Buryatia and Transbaikal – the Buddhism center of Russia.

Buryatia and Transbaikal are two of the main centers of Buddhism in Russia. As if to demonstrate this, not far from Ulan-Ude there’s the great Buddhist monastery-university Ivolginsky Datsan. Another demonstration: on the way to the monastery there’s the famous Buddhist mantra emblazoned on a hillside: Om mani padme hum.

Datsan’s an interesting place well worthy of a visit and walkabout thereat. First impressions – a slightly Russified version of a Buddhist temple complex in China:

Traditional Russian log cabins meet traditional Buddhist styling. Gotta love it:

More fusion: in front of a Chinese Buddhist temple there normally stands a pair of guardian lions; here – a pair of guardian tigers!

Ah – lions too!…

The tigers also differ from Chinese guardian lions in that they both have a ball under one of their front paws. In China, only one of the lions – the male – has a ball under the paw; the female has one of her cubs instead.

Upon leaving the monastery, suddenly… unexpected rural scenes… – on the Baikal Highway! Sure, it’s not quite your autobahn ).

‘[Buryatian] Café by the Ferry; welcome! Chilled BEER on tap’. Ah perfect ).

Btw, the Buryatian word for café there is ‘poznaya’. And the local ~ravioli-type traditional dish is buuz (or ‘pozi’ in the local tongue), which comes from the Chinese – Baozi (包子)!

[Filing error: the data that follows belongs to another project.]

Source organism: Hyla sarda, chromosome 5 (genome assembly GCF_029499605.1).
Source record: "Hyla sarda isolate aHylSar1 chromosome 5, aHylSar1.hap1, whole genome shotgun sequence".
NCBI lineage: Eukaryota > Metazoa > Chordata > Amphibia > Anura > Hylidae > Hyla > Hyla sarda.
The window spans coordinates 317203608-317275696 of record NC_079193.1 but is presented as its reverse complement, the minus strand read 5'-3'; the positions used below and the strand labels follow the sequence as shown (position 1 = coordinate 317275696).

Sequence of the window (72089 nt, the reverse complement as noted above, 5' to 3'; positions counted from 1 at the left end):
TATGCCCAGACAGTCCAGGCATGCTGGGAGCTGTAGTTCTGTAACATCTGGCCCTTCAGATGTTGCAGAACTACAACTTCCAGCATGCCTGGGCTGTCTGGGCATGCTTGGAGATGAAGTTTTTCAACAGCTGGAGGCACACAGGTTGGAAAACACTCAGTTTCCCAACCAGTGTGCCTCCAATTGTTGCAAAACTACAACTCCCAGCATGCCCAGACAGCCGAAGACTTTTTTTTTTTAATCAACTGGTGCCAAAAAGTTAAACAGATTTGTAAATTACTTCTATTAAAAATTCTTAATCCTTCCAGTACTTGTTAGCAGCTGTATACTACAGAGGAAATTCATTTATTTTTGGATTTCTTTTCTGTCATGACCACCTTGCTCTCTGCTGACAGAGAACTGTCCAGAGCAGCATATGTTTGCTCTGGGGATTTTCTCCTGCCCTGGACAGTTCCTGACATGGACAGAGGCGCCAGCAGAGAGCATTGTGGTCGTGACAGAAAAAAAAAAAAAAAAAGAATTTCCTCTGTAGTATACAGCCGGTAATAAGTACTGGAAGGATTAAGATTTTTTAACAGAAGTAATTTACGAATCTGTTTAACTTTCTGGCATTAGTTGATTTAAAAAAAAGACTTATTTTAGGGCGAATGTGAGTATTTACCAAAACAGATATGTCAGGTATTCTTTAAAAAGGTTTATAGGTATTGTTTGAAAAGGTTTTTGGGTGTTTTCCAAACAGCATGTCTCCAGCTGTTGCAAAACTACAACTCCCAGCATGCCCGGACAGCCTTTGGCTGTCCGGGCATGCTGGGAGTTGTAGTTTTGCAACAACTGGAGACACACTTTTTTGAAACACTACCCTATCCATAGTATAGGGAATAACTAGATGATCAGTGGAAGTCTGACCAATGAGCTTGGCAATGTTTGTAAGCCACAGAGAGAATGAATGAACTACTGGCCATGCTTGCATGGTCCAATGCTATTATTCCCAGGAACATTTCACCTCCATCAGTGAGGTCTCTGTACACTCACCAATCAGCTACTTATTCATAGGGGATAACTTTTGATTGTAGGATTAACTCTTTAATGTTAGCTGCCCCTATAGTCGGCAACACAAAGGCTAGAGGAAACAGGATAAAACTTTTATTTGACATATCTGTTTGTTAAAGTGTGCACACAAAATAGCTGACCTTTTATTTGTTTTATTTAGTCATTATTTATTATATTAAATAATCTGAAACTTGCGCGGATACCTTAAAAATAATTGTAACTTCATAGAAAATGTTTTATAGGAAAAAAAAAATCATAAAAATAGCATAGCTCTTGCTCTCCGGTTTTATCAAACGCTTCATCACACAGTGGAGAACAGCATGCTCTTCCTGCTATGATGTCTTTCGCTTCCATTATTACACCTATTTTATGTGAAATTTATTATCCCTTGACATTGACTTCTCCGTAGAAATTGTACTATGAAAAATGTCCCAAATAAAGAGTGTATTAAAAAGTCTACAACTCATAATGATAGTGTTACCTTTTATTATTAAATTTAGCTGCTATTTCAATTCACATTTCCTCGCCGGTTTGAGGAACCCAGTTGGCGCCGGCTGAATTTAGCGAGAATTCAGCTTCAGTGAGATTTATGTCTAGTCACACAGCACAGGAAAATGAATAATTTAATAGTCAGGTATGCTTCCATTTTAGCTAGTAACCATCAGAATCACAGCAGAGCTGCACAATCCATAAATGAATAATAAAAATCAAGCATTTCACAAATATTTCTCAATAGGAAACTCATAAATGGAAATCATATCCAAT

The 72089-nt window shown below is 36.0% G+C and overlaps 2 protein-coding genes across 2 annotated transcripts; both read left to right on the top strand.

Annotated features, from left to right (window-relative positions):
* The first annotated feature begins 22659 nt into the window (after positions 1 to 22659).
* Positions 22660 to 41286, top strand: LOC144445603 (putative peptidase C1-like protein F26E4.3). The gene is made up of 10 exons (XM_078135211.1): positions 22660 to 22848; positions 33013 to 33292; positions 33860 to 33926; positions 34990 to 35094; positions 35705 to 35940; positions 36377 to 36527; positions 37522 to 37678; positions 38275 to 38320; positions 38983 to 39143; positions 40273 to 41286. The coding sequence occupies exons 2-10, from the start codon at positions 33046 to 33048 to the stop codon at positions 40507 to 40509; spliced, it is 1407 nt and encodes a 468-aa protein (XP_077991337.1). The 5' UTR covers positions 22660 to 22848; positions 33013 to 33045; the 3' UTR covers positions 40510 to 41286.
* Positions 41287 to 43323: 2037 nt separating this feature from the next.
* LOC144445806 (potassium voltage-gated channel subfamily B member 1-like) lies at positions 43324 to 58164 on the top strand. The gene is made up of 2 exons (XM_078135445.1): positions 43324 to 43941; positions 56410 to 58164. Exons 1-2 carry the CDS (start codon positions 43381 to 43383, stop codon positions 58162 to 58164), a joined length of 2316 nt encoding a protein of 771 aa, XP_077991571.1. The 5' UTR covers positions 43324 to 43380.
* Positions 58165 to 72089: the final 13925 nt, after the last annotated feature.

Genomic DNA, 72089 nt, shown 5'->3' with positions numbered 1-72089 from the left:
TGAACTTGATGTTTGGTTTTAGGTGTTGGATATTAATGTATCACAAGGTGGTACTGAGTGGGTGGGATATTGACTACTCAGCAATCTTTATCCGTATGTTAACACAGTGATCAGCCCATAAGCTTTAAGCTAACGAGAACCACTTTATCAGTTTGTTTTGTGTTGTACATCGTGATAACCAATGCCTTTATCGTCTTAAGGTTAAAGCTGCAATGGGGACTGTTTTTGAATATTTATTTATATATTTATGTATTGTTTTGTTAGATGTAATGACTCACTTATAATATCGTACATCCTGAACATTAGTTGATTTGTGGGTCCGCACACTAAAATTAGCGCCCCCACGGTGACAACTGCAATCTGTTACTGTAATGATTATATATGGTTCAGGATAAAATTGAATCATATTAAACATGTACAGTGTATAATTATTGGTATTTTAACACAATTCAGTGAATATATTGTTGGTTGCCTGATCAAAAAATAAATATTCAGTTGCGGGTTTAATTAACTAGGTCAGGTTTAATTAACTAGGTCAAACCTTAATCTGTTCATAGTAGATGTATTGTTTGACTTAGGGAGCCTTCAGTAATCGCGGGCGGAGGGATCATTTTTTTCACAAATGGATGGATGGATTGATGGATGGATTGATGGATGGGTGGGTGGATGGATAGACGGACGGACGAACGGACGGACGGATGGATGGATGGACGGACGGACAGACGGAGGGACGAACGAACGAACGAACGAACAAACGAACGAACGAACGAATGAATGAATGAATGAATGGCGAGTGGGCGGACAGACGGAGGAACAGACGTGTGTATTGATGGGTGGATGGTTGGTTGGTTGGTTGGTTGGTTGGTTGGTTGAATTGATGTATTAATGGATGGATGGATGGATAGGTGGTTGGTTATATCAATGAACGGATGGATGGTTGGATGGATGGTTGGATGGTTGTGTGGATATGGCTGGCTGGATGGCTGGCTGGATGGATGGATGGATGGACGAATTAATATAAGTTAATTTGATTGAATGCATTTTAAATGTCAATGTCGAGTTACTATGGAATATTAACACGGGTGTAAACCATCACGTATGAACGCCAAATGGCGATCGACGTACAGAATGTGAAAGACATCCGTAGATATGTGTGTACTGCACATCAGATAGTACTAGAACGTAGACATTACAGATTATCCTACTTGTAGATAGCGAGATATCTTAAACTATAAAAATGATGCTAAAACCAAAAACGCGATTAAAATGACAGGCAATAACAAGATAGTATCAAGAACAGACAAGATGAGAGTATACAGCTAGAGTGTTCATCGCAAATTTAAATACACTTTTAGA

After a swift pint of the local brew, we headed over to Ust-Barguzin. I have to admit I wasn’t all that impressed with the town (founded in 1666, btw!): it was rather a depressing sight. It was apparently in bloom during construction of the Baikal–Amur Mainline, but ever since it’s been in decline.

The maps on the wall of the eatery we had lunch in cheered us up a bit:

We got to Ulan-Ude, and were cheered up a second time: the hotel was really rather nice. Now, I’ve been in a zillion hotels, some obscenely swish – but a piano in my room? This was a first – in Ulan-Ude!!

Even the kunst on the walls was rather stylish and in good taste!

Hmmm. Interesting. I’d call this one ‘Mongolian Wedding’:

The view of Ulan-Ude from my balcony:

I mentioned statues of Lenin yesterday, well check this out. Not quite a statue but a bust – and of metal, not marble. It weighs 42 tons! Imagine a first-time visitor to the city looking for his/her hotel in the rain of a night and bumping into this! Emotionally traumatized for life!

From Ulan-Ude we had a quick drive over to the traditional Old Believer settlement of Tarbagatay, here. Not much to report about the settlement itself, but its history was very intriguing: in 1765 the Semeiskie Old Believers settled here, having come from Vietka in today’s Belarus. According to Wikipedia, Vietka was a unique anarchic-theocratic formation, but eventually the Semeiskie were all exiled… to Tarbagatay. Interesting story; check out these links for more on it.

And that, ladies and gents, ends my mini-series on Baikal and surroundings. Hope you liked it. And hope you get there yourselves one day!…

Back tomorrow folks – not from Ulan-Ude, but… Hanover, Germany!…

Video-retrospective of the whole expedition:

And a photo-retrospective too – as shot by me and DZ:

All the pics from the expedition are here.

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    Mongolian wedding :)

    Wonder if the “old believers” are the same people who went to Alaska and settled? That’s what they call them there.

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